Trine 3: The Artifacts of Power Review – Nintendo Switch
August 11, 2019
Developed By: Frozenbyte
Published By: Frozenbyte
Reviewed By: Alex Laybourne
Thank you so much to Frozenbyte for providing a review code
A Game With a Tragic Real World Story
As the name would suggest, Trine 3: the Artifacts of Power is the third game in a series, following the same trio of characters. While it follows a cohesive narrative, there were several major changes in the way Trine 3 played out. It was the first in the series to become a fully 3D game, and that results in some interesting and frustrating moments in some of the levels. It also broke away from the leveling and skill learning/upgrades that were both part of the first two installments.
There’s also somewhat of a tragic tale behind Trine 3. The developers, a Finnish company that had a clear vision in mind when they set out, bit off a little more than they could chew in terms of the gameplay they wanted to have and the budget they could afford.
Released back in 2015 for Windows and the PS4, it received a fair amount of criticism from its fanbase. Why? Well, while Trine 3’s stunning to look at, it hit the market at a smaller size than the previous games, and many people felt that the storyline and the game were simply unfinished. In short, there was quite the furor about it being an incomplete title. The developers even put out an apology for the game, explaining the financial hit I mentioned above.
Having not played any of the earlier Trine series games, including the earlier versions for Trine 3, how do I feel about the game? Is it complete? Does it have a beginning, middle and an end, as all story needs to have? Well, just keep reading to find out.
A Fun-Filled Fantasy Quest
The story follows Pontius the Knight, Amadeus the Wizard and Zoya the Thief. Each is happily going about their own business, saving sheep, vacationing with family, and heisting treasure respectively, when the Artifact of Soul summons them once more.
This Artifact of Soul is what granted them
their abilities and greatest desires in the earlier games. Disgruntled and
realizing they are no longer free, they rebel and try to return their gifts.
The result is they shatter the Artifact of Soul and release an evil most foul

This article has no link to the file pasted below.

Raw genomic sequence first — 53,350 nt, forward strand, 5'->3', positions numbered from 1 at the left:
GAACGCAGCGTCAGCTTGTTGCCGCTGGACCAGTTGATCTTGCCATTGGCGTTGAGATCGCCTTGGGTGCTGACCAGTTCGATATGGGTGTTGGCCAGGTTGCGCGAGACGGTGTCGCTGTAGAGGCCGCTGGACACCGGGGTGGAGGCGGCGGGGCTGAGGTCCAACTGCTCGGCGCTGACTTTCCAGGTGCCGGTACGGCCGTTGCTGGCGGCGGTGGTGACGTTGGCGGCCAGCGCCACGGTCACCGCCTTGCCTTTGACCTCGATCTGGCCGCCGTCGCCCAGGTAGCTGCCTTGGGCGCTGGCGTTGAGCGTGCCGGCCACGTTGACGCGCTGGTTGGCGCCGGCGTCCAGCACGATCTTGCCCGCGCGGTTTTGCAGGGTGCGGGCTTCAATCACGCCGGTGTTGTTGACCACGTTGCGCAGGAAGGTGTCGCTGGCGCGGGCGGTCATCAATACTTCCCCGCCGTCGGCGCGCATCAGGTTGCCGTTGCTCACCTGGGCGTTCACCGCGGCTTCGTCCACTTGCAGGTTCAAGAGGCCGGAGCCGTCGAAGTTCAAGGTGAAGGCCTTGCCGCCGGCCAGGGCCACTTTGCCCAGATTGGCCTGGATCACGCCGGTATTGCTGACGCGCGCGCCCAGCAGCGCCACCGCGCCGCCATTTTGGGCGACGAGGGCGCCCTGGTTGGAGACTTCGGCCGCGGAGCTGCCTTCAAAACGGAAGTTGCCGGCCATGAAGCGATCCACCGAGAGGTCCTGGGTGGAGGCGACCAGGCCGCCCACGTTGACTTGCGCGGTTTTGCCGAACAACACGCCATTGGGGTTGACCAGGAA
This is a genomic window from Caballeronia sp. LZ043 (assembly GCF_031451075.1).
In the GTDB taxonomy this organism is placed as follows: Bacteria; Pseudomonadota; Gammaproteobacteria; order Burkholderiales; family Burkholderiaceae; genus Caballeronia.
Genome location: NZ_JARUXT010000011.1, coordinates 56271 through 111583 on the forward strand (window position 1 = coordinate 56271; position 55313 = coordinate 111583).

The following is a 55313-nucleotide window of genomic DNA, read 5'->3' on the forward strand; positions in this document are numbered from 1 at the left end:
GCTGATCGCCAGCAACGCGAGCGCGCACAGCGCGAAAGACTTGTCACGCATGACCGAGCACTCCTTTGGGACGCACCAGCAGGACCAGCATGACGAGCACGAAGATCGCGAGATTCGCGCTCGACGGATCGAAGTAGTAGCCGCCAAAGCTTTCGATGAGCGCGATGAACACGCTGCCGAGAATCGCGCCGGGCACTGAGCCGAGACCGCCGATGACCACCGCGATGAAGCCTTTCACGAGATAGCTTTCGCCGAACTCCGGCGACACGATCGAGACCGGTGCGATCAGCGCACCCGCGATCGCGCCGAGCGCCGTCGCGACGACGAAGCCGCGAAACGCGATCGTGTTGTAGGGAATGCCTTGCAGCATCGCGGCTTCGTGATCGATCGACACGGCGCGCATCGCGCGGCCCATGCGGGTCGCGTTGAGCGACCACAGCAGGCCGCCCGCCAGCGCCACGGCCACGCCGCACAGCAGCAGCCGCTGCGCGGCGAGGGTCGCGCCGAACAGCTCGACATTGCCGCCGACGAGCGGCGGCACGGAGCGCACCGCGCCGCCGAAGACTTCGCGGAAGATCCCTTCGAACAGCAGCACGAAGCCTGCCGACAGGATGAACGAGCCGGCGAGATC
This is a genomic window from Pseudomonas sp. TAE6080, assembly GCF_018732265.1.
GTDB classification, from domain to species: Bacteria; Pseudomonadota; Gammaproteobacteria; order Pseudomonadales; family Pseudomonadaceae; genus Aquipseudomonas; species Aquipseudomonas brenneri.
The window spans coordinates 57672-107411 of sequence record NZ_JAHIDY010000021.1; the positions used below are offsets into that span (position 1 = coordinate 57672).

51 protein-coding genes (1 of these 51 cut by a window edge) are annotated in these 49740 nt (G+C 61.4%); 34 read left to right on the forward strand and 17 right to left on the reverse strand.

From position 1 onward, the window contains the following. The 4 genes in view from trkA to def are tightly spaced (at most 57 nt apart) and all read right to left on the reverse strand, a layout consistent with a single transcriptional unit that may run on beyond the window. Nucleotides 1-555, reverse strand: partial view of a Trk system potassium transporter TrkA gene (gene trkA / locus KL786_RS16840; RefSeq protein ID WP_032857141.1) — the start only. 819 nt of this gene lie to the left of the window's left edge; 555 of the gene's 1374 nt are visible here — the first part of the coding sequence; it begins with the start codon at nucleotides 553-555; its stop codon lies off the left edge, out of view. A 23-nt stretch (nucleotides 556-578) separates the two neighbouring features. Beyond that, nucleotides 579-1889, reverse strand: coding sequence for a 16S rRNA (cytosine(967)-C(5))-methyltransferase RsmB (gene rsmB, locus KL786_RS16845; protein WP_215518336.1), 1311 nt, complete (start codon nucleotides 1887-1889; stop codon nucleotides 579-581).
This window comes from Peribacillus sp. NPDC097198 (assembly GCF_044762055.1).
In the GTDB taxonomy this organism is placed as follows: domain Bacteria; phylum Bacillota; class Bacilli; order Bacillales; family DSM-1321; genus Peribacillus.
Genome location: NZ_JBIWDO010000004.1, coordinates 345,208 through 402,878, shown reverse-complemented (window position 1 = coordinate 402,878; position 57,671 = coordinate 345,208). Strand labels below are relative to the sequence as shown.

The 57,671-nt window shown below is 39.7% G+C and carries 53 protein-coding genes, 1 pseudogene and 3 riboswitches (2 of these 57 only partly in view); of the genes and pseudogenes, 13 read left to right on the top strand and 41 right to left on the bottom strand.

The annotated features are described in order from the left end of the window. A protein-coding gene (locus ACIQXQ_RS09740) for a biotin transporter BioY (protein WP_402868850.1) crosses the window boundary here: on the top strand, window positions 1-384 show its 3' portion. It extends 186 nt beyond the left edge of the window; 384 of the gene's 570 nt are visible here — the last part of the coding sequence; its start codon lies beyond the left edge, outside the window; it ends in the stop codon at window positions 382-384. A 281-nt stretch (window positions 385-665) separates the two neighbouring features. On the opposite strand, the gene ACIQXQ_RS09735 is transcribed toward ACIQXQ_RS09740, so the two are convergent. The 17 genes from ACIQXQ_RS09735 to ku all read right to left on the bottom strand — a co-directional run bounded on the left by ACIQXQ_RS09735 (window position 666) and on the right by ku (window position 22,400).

into the world.
Thus the game begins and you set out to
save the Astral Academy and most likely the world, from an evil you
It’s an interesting story and doesn’t take itself too seriously, which I found to be a good idea. There are times when you don’t want a heavy, soul-burdening game to consume you, but rather find yourself craving a fun title that will draw you in and help you calm and forget about things for a while.
It does a good job of this, both with the plot and the level design. I certainly missed a bus stop once, because I was too engrossed in the game at a certain point in time.
Exploration and Experimentation are Encouraged
Trine 3 is a fantasy-rich medieval fun ride.
It carries with it a Harry Potter level of magic and mystery with the epic
scope of Lord of the Rings. There are 8 core levels in the game, with the first
seven all having sub levels, think of these like side-quests, which you will
also need to complete in order to make it through the game.
Each level is unlocked by collecting an increasing numbers of Trineangles (yes, that’s a witty play on words the game uses). In each of the main levels, you play as all three of the characters, swapping freely from one to the other. This doesn’t mean that all three are on screen, but rather you transform from one to the other. This allows you to make the best use of each character’s ability, as you swing, climb, flight and levitate your way through the endless stream of puzzles.
For the side quests, each one is dedicated to a central character and plays to their strengths.
Pontius the Knight has a sword
and shield to fight to the last man.
Zoya the Thief has a bow and
grappling hook, perfect for latching onto things and swinging into hard to
Amadeus the Wizard has the
ability to levitate objects and to conjure large cubes from thin air.
Each level is filled to the brim with puzzles. Sometimes too many. I like a good mind-bender as much as the next guy, but this was a constant stream and there were times, when it would have been nice to have had a laid-back stretch of exploration.
Clever Use of the Environment
Trine 3’s greatest enemy, for you to battle against is its environment. While there were parts of the levels where you needed to fight, the majority were about navigating the jumps, traps, and ledges. Depending on which character you play as, and which you favor, there are multiple ways of completing each level. Sometimes you will pick the easy route and sometimes, without knowing it, you will pick the blood-boilingly difficult route.
If you are anything like me, you will
forget that you can switch characters and spend far too long trying to get through
something that would have been a piece of cake with a different character.
One of my favorite things about Trine 3 was using the 3D level design and Pontius’s glide ability to cut corners and steer around otherwise lengthy climbs or levitation passages. I’m sure there were areas, that I could have made easier on myself, but a large part of the fun is the free-range exploration that each area gives you.